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We must protect this house!
June 9, 2010 10:29 AM   Subscribe

Help me help my ex-wife get some House Payment breathing room.

I recently divorced my wife after about a year of separation. We worked out an agreement that she would keep our house and I would pay her $400 a month to help pay down the non-house debt.

Although we both are/were employed, losing my income has had a difficult effect on her ability to stay current on house payments and bills. She applied for a loan modification, which I gather was accepted on an interim basis but was just denied long-term. We just had this conversation:

Her: are you in the office tomorrow?
Me: Yes.
Her: Bank xxx sucks. They denied my loan modification. They dinged our credit scores.
Her: they are now advising i need to get a 'quit claim deed' form completed to make an appeal.
Her: best case scenario: i am approved, they remove the credit score dings. worst case scenario: i am denied, have to pay back money and credit scores remain dropped.
Me: :-(
Her: i got the form from staples. I have to read it tonight. I will ask xxx to serve as the notary again tomorrow.
Her: but i will need your time tomorrow to sign it. it basically says you give up the rights to the property. without it, the bank wants to make you pay and include your income in the loan modification.
Me: ok. I'm in meetings from 10:30-2:30 tomorrow but I am free any other time.
Her: and if we include your income, no modification is necessary. Life sucks.
Her: ok, i will try to do early morning or later afternoon tomorrow. I will ping you when the time comes.
Me: Ok.

I am just wondering if there are any alternatives for her(and us I guess, since I can't seem to extract myself from the house or home loan) if her appeal is denied. I'm already paying her $400 a month and it will be tough if I have to pay her still more. Plus, I don't want her to lose this house, she wants it and deserves it. Anyone been through something similar and found a workable solution or program?
posted by mreleganza to Home & Garden (13 answers total) 1 user marked this as a favorite
 
She should get another chance once or if this goes into foreclosure proceedings. From what I've seen the banks don't really move on any modification till it gets to that stage. I'm in a similar situation with my ex and she let it go to where we had to go to court and then the judge ordered mediation where the lender was much more willing to discuss modification. Do file that quit claim ASAP and don't disclose your financials as the mod needs to be made based on her numbers alone.
posted by white_devil at 10:39 AM on June 9, 2010


In whose name is the ownership of the house? In whose name is the mortgage of the house? Just her? Or both of your names? Is it different between ownership and mortgage?

I think you need to talk to your divorce lawyer and get advice there.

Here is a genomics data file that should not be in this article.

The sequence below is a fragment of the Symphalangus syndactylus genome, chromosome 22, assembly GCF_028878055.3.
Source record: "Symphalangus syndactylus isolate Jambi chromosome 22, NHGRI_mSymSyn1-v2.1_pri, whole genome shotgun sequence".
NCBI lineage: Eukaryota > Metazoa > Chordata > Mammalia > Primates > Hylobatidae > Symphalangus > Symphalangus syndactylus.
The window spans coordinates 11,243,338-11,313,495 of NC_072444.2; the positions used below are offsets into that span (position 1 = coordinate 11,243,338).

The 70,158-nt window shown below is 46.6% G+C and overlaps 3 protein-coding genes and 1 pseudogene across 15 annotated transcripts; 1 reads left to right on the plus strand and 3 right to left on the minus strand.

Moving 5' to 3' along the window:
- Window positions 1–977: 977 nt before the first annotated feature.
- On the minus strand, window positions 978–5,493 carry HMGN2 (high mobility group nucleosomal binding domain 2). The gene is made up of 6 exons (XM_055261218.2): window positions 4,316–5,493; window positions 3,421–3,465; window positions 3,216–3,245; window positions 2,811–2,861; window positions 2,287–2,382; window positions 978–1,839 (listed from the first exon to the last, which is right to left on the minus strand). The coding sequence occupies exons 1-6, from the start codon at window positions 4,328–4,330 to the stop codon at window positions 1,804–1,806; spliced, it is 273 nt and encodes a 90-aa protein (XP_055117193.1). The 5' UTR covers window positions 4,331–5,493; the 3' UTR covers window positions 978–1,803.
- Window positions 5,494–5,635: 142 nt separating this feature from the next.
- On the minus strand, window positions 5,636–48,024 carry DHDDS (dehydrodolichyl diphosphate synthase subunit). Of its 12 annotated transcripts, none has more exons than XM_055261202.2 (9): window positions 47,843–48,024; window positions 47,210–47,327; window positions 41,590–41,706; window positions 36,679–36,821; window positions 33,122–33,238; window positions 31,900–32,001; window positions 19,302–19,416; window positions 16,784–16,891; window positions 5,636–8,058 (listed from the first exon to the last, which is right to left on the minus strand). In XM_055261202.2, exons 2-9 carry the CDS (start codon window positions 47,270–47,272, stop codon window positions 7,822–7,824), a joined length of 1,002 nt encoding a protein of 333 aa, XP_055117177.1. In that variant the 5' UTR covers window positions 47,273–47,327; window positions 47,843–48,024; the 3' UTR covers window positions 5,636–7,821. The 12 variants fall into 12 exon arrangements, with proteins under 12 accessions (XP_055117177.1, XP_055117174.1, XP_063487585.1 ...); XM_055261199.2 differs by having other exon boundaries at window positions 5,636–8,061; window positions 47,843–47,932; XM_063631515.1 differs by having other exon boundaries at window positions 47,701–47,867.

posted by artlung at 11:16 AM on June 9, 2010


I have no advice to offer at all, but wanted to express my appreciation for your being a decent person in this. :)
posted by bardophile at 11:29 AM on June 9, 2010 [8 favorites]


Bank xxx sucks. They denied my loan modification. They dinged our credit scores.

I don't know the specifics of how loan modifications factor into credit scores, but this sounds like it might just be a standard "hard check" application credit score ding, which doesn't affect your score much (probably less than 10 points) and doesn't last very long (six months, I think). If she is missing house payments or this is going to eventually lead to foreclosure, that's going to have a lot bigger impact on your scores for a much longer time.
posted by burnmp3s at 11:52 AM on June 9, 2010


I was nice to my ex after he was denied and the house lost about $100k in value while he waited for a higher paying jobs/co-signer/etc. This made it even harder for him to refinance and he almost had to sell it instead.

My suggestion is to meet with your divorce lawyer and get things on paper like how long this $400 payment continues, and by what date the house mortgage should be out of your name by. After that time the house should be sold (you can have it say she keeps any profits and you guys split any losses if you feel very kind). You can be generous and say a year for both to give her time, but there should be deadlines and they should be legally enforceable. When it is 2-3 months before the deadline your lawyer should send a reminder letter, then another on the deadline if nothing has changed. If you get there then there are legal rules about how the house is sold that are pretty standard.

It doesn't matter who the owner of the house is really, it is the bank if you have a mortgage. The names on the mortgage are what matters.

Some reasons why may you want to keep things simple and on paper:
- You meet someone new and you want to buy a house together - no way will banks let you if the old house is still in your name
- Your ex meets someone new who is a shady character and you have no more say in anything
- Your ex falls on hard times and can't make the mortgage, but refuses to move or sell and eventually creditors start coming after you

If you cannot afford a lawyer then go to a court house or university and ask about free legal help and have them help you draw up the docs yourself and check they are all legal. Always use witnesses and a notary for any signatures.

Note that I am not a lawyer, or even close friends with any. ;-)
posted by meepmeow at 12:16 PM on June 9, 2010


Check legal aid organizations in your area. Helping people with loan modifications and other mortgage issues is very popular with legal aid right now and there is even federal money and federal programs coming through local legal aid to deal with people--whether in foreclosure or not--who need to negotiate with mortgage lenders and mortgage servicers in part because most of them became too big and too fractured to deal with their own loans. You really can't navigate this on your own.